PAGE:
This Sunday, June 24, Brittany Caine-Conley and Rebecca McGregor will be showing pictures and recounting their very memorable and meaningful mission trip to our southern border, their interactions there with immigrants and those who provide care at the increasingly chaotic border. We will also hear of the cases of 6 trans women who our community is hoping to shelter as their asylum cases make their way through the courts. Next week, July 1, we’ll highlight local efforts to assist our immigrant neighbors close by, with representatives from CIRAC, International Neighbors, and others in our community. On July 8, we’ll be discussing a look ahead to what support people can express to uplift our community in the days surrounding the anniversary of the weekend of August 11-12. And we’ll conclude our discussion series on July 15 with a panel of representatives from gun violence prevention groups. We hope you’ll join us in the Library.
The Peace, Justice & Inclusion (PJ&I) Committee is coordinating a series of social justice discussions this June and July. Come to the Library after worship, around 11:20, to find out who has felt called to use their time and talents to address a wide range of social justice issues. We plan to assemble panels from within the congregation and our wider community to address pressing issues and how we are called to respond. This Sunday, June 17 we revisit our Waking Up White class, so if you’ve read it since our class or want to continue the discussion, please come! June 17th and all future classes will be held in the Library. The participants in the mission trip who are here this summer will be presenting reflections and photos from their borderlands trip on June 24.
Sponsorship of young asylum-seekers: Brittany Caine-Conley and the Charis Community at Grace Red Hill Episcopal Church are sponsoring seven young women from Central America who are seeking asylum in the U.S. and are currently in detention in New Mexico. As transgender women, they are particularly vulnerable in their home country. It is not known if or when they will be released to come to Charlottesville, and if they do not receive asylum parole, one possibility is to bond them out, which will be costly. Volunteer lawyers are assisting. Ways to support these young women: financial assistance for their phone and commissary accounts (funds are being accepted through PayPal, Venmo (@Congregate-Charlottesville), or via check). Charis is also in need of furniture to furnish the sanctuary bedrooms, as well as towels, lamps, toiletries, clothes, books, etc. If the women are paroled and arrive in Charlottesville there will be a need for drivers, English lessons, ongoing financial support, clothing, books, etc. If you can help in any of these above ways, please contact Brittany Caine-Conley, at .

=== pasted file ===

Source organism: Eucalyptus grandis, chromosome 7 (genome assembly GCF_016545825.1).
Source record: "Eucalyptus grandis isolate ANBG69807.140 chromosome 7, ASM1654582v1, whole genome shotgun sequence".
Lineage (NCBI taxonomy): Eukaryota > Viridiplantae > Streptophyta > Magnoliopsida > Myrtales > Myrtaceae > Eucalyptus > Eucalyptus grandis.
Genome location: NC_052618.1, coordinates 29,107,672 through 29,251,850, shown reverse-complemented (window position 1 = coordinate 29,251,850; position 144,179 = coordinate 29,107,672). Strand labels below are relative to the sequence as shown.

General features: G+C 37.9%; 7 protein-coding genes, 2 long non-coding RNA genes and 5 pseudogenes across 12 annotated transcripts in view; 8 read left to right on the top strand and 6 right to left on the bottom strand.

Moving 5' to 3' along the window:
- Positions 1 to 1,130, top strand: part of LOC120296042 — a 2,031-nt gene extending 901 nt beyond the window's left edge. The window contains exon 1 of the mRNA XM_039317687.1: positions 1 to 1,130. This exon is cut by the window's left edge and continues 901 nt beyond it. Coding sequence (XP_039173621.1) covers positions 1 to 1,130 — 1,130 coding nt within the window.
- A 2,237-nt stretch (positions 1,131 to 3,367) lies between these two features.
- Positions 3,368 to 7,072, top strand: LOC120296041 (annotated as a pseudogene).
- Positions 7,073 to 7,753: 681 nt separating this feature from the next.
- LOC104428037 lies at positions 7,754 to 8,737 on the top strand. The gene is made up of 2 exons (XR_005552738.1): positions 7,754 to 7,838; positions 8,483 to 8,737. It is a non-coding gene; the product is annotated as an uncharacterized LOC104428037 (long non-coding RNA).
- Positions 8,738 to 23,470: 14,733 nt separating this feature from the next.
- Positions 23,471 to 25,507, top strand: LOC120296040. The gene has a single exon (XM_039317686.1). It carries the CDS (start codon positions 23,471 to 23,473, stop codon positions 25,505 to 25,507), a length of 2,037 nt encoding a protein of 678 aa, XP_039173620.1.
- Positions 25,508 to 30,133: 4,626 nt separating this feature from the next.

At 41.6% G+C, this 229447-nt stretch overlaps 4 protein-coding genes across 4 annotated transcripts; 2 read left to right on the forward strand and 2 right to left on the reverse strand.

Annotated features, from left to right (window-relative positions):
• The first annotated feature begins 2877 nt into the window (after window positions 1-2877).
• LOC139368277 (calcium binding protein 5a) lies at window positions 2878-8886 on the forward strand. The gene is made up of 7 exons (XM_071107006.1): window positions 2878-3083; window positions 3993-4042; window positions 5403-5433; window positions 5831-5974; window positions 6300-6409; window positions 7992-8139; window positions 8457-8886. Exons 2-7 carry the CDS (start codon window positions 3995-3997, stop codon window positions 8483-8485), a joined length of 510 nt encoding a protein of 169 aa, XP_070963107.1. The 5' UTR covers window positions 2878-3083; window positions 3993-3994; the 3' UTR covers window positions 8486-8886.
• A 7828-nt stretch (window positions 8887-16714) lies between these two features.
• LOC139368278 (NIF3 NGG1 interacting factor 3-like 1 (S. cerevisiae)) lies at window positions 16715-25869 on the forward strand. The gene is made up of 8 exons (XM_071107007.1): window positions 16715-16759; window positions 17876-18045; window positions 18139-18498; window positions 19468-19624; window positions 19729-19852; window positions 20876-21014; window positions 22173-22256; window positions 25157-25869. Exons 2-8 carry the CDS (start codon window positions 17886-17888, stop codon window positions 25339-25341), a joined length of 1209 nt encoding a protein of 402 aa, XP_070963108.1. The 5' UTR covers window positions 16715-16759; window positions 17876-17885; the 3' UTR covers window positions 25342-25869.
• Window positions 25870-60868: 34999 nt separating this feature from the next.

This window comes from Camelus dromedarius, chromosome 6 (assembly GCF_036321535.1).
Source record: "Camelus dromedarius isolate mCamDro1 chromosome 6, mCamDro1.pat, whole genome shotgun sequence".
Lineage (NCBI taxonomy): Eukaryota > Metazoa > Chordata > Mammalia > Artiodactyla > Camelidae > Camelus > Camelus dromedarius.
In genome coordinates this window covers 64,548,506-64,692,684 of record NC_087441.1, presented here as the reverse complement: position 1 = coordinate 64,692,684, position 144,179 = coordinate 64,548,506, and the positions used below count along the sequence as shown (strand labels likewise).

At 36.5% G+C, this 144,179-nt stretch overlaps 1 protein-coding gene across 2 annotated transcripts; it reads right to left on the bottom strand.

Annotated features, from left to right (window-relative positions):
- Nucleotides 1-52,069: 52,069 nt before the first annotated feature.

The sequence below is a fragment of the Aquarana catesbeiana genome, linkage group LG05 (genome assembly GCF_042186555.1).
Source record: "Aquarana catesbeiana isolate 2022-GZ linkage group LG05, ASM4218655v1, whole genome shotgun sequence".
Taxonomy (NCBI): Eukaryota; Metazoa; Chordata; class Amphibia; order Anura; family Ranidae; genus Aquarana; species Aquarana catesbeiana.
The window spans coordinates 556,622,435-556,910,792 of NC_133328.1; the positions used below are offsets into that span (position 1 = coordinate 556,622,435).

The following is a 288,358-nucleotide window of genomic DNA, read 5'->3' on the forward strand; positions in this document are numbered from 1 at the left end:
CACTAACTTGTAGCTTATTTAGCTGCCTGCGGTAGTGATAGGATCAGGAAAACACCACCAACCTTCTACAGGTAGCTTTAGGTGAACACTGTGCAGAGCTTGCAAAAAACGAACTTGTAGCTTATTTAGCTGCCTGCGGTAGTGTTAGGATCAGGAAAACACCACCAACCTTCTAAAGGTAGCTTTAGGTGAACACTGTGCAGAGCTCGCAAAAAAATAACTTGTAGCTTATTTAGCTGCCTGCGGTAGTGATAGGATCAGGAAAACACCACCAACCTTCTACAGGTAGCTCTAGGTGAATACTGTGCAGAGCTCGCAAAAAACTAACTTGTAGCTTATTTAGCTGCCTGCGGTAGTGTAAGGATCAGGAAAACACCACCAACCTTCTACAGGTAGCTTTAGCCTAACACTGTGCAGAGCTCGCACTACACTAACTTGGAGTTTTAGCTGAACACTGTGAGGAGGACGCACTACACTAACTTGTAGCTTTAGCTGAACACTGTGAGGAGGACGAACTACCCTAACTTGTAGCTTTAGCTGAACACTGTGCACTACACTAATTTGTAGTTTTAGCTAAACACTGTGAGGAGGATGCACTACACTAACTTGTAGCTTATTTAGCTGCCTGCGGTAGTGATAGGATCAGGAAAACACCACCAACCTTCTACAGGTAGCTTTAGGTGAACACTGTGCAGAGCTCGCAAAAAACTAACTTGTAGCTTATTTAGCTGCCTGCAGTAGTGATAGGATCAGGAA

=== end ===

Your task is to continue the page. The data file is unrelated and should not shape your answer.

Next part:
The Jefferson School African American Heritage Center, in collaboration with the City of Charlottesville and other community partners, announces the Charlottesville Community Civil Rights Pilgrimage: On July 8th at 8 am, Charlottesville residents will “get on the bus” to begin the Community Civil Rights Pilgrimage. Their ultimate goal is to bring soil collected from the site where John Henry James was lynched in Albemarle County in 1898 to the newly opened Equal Justice Initiative’s Monument to Peace and Justice in Montgomery, Alabama. The soil will be delivered on the 120th anniversary of Mr. James’ murder. Along the way the bus will make stops at some of the most important civil rights sites in the country. The pilgrimage will include students, teachers, and other community members, as well as historians who will provide information as we move from one site to another. We will also be accompanied by Clergy and therapists to help us process difficult moments. Event page. Low income and full-fare participants can register to join the trip at http://jeffschoolheritagecenter.org/events/2014-fall-events/special-events/memorial-to-lynching/
A Community Discussion about Lynching: July 7, 11am, Jefferson School African American Heritage Center. Join us as we prepare to embark on the Charlottesville Community Civil Rights Pilgrimage. Program includes viewing of video of the soil collecting ceremony and showing of An Outrage: A Documentary Film About Lynching in the American South. Hannah Ayers and Lance Warren will discuss their film. Event page.
If you are interested in learning more about how you can provide support to asylum seekers, please read Support for Asylum Seekers being Sponsored in Charlottesville for more information.
Mission & Outreach
As Westminster’s representative, of the Central Virginia Sanctuary Network, an organization to help facilitate immigrant issues in our community, I wanted to make you aware of an opportunity to donate beds of various sizes for potential individuals that would seek shelter in a sanctuary church in Richmond.
There will also be a sanctuary church in Charlottesville in the near future, which will be a high priority for us, and I will keep you informed of needs there, as they arise.
If you have a bed that you would be willing to donate, please contact Dick Redding.